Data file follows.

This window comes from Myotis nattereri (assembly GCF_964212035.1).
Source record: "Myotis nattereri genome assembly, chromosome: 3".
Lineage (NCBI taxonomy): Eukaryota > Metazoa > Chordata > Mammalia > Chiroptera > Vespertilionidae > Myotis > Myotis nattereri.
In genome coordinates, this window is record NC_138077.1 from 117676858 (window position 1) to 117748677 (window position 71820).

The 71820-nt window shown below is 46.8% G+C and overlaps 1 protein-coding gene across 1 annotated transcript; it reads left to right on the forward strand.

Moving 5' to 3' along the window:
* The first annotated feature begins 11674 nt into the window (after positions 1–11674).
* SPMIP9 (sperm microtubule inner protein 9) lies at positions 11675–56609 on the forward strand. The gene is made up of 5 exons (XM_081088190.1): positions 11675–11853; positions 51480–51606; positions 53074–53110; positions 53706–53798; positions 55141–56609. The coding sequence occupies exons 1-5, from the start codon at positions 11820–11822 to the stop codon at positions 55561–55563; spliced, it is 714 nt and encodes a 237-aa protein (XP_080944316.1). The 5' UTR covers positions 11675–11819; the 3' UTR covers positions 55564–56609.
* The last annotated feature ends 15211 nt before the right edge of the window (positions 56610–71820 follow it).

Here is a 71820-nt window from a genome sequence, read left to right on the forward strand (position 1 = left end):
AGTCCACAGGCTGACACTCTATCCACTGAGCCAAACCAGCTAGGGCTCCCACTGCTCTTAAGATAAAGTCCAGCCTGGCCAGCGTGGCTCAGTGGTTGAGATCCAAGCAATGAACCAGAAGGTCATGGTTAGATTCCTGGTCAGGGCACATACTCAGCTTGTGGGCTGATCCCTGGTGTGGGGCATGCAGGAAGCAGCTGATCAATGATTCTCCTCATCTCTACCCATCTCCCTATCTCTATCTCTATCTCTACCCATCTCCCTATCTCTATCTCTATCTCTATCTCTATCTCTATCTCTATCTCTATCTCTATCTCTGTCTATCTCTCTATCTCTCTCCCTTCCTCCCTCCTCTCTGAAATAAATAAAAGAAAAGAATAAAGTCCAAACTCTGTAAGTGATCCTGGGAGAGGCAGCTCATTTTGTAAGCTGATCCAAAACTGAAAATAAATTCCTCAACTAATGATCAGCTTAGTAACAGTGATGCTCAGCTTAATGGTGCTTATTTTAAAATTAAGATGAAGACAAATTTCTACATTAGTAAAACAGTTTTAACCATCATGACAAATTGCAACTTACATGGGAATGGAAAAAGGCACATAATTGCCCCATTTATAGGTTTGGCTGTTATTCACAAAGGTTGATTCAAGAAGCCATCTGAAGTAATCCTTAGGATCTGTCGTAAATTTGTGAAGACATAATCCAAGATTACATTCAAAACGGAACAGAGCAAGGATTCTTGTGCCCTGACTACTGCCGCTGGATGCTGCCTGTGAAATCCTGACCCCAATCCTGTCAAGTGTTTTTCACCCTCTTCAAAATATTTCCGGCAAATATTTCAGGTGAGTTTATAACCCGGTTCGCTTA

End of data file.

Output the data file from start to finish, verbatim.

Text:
This window comes from Myotis nattereri (assembly GCF_964212035.1).
Source record: "Myotis nattereri genome assembly, chromosome: 3".
Lineage (NCBI taxonomy): Eukaryota > Metazoa > Chordata > Mammalia > Chiroptera > Vespertilionidae > Myotis > Myotis nattereri.
In genome coordinates, this window is record NC_138077.1 from 117676858 (window position 1) to 117748677 (window position 71820).

The 71820-nt window shown below is 46.8% G+C and overlaps 1 protein-coding gene across 1 annotated transcript; it reads left to right on the forward strand.

Moving 5' to 3' along the window:
* The first annotated feature begins 11674 nt into the window (after positions 1–11674).
* SPMIP9 (sperm microtubule inner protein 9) lies at positions 11675–56609 on the forward strand. The gene is made up of 5 exons (XM_081088190.1): positions 11675–11853; positions 51480–51606; positions 53074–53110; positions 53706–53798; positions 55141–56609. The coding sequence occupies exons 1-5, from the start codon at positions 11820–11822 to the stop codon at positions 55561–55563; spliced, it is 714 nt and encodes a 237-aa protein (XP_080944316.1). The 5' UTR covers positions 11675–11819; the 3' UTR covers positions 55564–56609.
* The last annotated feature ends 15211 nt before the right edge of the window (positions 56610–71820 follow it).

Here is a 71820-nt window from a genome sequence, read left to right on the forward strand (position 1 = left end):
AGTCCACAGGCTGACACTCTATCCACTGAGCCAAACCAGCTAGGGCTCCCACTGCTCTTAAGATAAAGTCCAGCCTGGCCAGCGTGGCTCAGTGGTTGAGATCCAAGCAATGAACCAGAAGGTCATGGTTAGATTCCTGGTCAGGGCACATACTCAGCTTGTGGGCTGATCCCTGGTGTGGGGCATGCAGGAAGCAGCTGATCAATGATTCTCCTCATCTCTACCCATCTCCCTATCTCTATCTCTATCTCTACCCATCTCCCTATCTCTATCTCTATCTCTATCTCTATCTCTATCTCTATCTCTATCTCTATCTCTGTCTATCTCTCTATCTCTCTCCCTTCCTCCCTCCTCTCTGAAATAAATAAAAGAAAAGAATAAAGTCCAAACTCTGTAAGTGATCCTGGGAGAGGCAGCTCATTTTGTAAGCTGATCCAAAACTGAAAATAAATTCCTCAACTAATGATCAGCTTAGTAACAGTGATGCTCAGCTTAATGGTGCTTATTTTAAAATTAAGATGAAGACAAATTTCTACATTAGTAAAACAGTTTTAACCATCATGACAAATTGCAACTTACATGGGAATGGAAAAAGGCACATAATTGCCCCATTTATAGGTTTGGCTGTTATTCACAAAGGTTGATTCAAGAAGCCATCTGAAGTAATCCTTAGGATCTGTCGTAAATTTGTGAAGACATAATCCAAGATTACATTCAAAACGGAACAGAGCAAGGATTCTTGTGCCCTGACTACTGCCGCTGGATGCTGCCTGTGAAATCCTGACCCCAATCCTGTCAAGTGTTTTTCACCCTCTTCAAAATATTTCCGGCAAATATTTCAGGTGAGTTTATAACCCGGTTCGCTTA